In the United States, the Senate has a very large influence on the policies of the nation. It must approve all legislation, and confirm all appointments of the President to major executive positions in the government, and of judges in the Supreme Court and Appeals courts. It must also confirm any treaties with foreign countries or agencies. For example, the United State never joined the League of Nations after World War I because the Senate refused consent. The Constitution established that each state has two members in the Senate, the voters in states with smaller populations (such as Alaska or Montana) exercise a much stronger relative influence on national policies than those in populous states (such as New York or California).

apportionment of Congress seats The Constitution also requires that Representatives (members of the House) be elected by popular vote, and that after each national Census, the number of Representatives from each state be adjusted. With increase in the size of the nation the number of House members also continued to rise. In 1911 Congress passed Public Law 62-5 which effectively set the maximum size of the House of Representatives at 435 members. After each Census Congressional districts are reapportioned, thus some states lose, others gain their share of of seats. Currently each member represents just under 700,000 voters. However, each state must have at least one Representative, consequently in some smaller states the number represented is much smaller. For example, Wyoming's single House member represents 494,000 voters.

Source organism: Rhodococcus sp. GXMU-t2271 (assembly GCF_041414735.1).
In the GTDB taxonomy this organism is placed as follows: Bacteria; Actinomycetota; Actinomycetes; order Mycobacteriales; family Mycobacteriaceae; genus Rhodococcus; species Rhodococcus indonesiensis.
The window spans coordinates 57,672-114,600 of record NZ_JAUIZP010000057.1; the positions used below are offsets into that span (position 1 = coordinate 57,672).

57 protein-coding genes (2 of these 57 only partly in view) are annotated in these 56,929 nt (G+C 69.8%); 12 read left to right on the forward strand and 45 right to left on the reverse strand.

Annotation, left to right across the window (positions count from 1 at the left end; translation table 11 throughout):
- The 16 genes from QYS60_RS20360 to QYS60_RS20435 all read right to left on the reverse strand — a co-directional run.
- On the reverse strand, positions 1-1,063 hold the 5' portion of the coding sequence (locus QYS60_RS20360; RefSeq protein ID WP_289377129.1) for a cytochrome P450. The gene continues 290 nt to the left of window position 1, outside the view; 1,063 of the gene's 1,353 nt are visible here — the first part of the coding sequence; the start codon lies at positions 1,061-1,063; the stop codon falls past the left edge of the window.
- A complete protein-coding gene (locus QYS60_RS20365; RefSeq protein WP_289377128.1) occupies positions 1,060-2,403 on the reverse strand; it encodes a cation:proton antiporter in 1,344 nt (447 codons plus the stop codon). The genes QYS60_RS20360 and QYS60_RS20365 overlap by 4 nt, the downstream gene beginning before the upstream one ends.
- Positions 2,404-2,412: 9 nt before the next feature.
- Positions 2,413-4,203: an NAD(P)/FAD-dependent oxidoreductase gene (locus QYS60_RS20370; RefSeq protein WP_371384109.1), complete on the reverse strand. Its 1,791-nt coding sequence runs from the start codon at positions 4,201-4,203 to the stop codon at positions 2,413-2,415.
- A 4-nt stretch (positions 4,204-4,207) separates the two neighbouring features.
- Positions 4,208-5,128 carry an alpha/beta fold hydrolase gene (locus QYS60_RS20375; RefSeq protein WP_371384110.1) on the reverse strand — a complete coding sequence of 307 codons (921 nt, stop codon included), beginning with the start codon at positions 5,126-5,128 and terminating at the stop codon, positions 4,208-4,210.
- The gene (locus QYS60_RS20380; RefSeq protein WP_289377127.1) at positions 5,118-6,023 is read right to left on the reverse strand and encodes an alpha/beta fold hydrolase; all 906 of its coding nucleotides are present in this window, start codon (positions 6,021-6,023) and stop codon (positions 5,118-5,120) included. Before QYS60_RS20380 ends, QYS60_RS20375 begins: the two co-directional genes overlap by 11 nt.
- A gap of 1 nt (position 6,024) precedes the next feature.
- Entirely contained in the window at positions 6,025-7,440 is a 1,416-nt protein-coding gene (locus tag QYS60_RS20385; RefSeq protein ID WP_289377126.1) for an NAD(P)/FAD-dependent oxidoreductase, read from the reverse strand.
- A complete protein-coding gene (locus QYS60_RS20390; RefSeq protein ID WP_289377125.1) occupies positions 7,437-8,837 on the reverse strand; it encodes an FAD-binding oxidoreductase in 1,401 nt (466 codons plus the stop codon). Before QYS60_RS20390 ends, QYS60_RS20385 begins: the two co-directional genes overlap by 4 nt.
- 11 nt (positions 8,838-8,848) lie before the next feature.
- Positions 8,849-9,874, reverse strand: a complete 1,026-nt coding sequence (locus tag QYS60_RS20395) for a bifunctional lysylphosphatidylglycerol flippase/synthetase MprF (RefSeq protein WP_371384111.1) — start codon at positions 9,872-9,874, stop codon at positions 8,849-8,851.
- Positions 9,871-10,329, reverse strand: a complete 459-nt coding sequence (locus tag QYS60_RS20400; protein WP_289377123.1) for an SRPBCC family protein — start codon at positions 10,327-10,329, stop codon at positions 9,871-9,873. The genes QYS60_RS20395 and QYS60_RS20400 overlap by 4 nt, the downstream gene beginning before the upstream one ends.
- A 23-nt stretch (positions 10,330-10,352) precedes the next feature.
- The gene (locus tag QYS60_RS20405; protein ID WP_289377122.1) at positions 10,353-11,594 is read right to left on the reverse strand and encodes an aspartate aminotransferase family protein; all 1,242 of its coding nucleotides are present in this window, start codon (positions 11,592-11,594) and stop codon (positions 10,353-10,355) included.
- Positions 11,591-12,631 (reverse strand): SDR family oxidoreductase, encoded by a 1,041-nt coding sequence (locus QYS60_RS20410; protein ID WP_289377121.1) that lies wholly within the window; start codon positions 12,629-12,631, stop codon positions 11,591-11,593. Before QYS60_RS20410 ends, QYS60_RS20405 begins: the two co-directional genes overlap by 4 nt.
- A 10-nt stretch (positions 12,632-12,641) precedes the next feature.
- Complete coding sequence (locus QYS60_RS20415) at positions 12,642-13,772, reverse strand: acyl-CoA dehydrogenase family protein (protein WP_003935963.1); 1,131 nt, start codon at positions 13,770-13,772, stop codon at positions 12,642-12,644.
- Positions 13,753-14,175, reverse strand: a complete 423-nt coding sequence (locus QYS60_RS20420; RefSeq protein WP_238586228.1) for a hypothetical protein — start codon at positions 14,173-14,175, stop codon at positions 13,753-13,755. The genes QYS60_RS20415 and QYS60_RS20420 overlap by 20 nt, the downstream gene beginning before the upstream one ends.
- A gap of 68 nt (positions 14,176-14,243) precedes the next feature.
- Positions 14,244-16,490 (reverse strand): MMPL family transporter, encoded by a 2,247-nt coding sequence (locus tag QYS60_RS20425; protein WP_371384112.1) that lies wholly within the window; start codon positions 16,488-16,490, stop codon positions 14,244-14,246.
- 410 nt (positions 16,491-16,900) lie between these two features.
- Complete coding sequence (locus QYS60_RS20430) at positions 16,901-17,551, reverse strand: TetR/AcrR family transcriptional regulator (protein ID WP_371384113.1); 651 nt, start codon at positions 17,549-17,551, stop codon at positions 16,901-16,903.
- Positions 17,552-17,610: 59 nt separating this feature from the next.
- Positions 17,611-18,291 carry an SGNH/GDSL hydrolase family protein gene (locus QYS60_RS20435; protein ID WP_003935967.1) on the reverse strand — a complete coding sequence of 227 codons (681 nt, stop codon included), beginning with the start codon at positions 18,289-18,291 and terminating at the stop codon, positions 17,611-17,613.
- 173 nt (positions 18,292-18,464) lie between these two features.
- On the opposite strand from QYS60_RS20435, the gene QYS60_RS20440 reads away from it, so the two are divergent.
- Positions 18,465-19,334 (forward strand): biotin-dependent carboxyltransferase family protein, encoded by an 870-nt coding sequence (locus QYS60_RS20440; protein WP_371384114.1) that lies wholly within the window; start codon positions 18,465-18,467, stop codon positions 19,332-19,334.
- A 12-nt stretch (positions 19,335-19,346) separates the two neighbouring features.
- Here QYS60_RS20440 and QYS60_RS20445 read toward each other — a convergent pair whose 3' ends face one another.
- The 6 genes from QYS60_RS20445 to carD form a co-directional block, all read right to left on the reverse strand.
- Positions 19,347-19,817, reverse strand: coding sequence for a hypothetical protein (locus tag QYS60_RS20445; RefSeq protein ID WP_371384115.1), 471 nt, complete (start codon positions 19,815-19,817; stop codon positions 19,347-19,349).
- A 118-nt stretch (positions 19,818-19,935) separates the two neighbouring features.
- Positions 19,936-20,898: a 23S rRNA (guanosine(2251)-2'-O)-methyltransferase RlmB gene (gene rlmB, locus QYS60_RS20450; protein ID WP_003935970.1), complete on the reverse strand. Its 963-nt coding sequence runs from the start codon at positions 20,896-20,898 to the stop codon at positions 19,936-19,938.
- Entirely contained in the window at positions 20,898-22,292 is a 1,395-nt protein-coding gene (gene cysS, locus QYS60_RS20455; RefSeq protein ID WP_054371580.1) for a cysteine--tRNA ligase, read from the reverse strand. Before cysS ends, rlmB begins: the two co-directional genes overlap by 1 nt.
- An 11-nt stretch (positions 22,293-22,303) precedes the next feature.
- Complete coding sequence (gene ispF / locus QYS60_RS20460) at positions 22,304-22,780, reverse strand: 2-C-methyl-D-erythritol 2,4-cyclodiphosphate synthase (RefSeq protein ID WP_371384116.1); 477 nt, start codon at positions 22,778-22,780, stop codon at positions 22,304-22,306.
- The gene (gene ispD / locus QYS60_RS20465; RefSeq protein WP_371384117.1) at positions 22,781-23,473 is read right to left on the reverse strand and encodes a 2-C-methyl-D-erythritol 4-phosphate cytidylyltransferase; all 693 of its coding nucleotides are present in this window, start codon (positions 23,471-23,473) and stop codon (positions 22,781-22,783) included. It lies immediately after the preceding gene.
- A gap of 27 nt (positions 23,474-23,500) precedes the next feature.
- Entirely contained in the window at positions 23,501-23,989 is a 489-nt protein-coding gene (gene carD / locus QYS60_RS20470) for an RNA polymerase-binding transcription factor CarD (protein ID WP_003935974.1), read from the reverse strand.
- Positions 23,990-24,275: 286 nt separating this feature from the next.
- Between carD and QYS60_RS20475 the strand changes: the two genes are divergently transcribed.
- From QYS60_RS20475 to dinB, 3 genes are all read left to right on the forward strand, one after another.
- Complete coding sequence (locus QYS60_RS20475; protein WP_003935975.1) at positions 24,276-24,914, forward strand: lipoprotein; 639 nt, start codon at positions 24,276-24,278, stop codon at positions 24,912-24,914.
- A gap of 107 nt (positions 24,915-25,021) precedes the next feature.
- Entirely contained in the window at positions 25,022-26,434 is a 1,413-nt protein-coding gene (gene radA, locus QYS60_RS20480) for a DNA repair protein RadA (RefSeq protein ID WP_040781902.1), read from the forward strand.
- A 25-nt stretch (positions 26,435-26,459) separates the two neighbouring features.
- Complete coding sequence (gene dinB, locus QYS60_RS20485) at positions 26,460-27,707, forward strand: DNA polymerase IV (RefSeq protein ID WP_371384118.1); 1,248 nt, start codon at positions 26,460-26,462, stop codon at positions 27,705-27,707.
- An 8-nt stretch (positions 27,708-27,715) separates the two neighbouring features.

Unless the party of the President has at least 60 Senators, the opposition party can delay legislation endlessly. If the Senate is evenly split, as was the case from 1950 to 1958, and again 2000-2002 and 2006-2008, very little is accomplished.

Fortunately in the crucial period, 1948-1952, at the beginning of the Cold War, the Senate leadership followed a long-range bi-partisan foreign policy supporting President Truman's efforts for the build-up of NATO and opposition to Soviet aggression, including the Berlin-airlift.

     A weakness of the United States government is the stipulation in the Constitution that Representatives to the House are re-elected every two years. This results in many decisions being made with a short term view to please the voters supporting a given Member at the next election, just a few months away.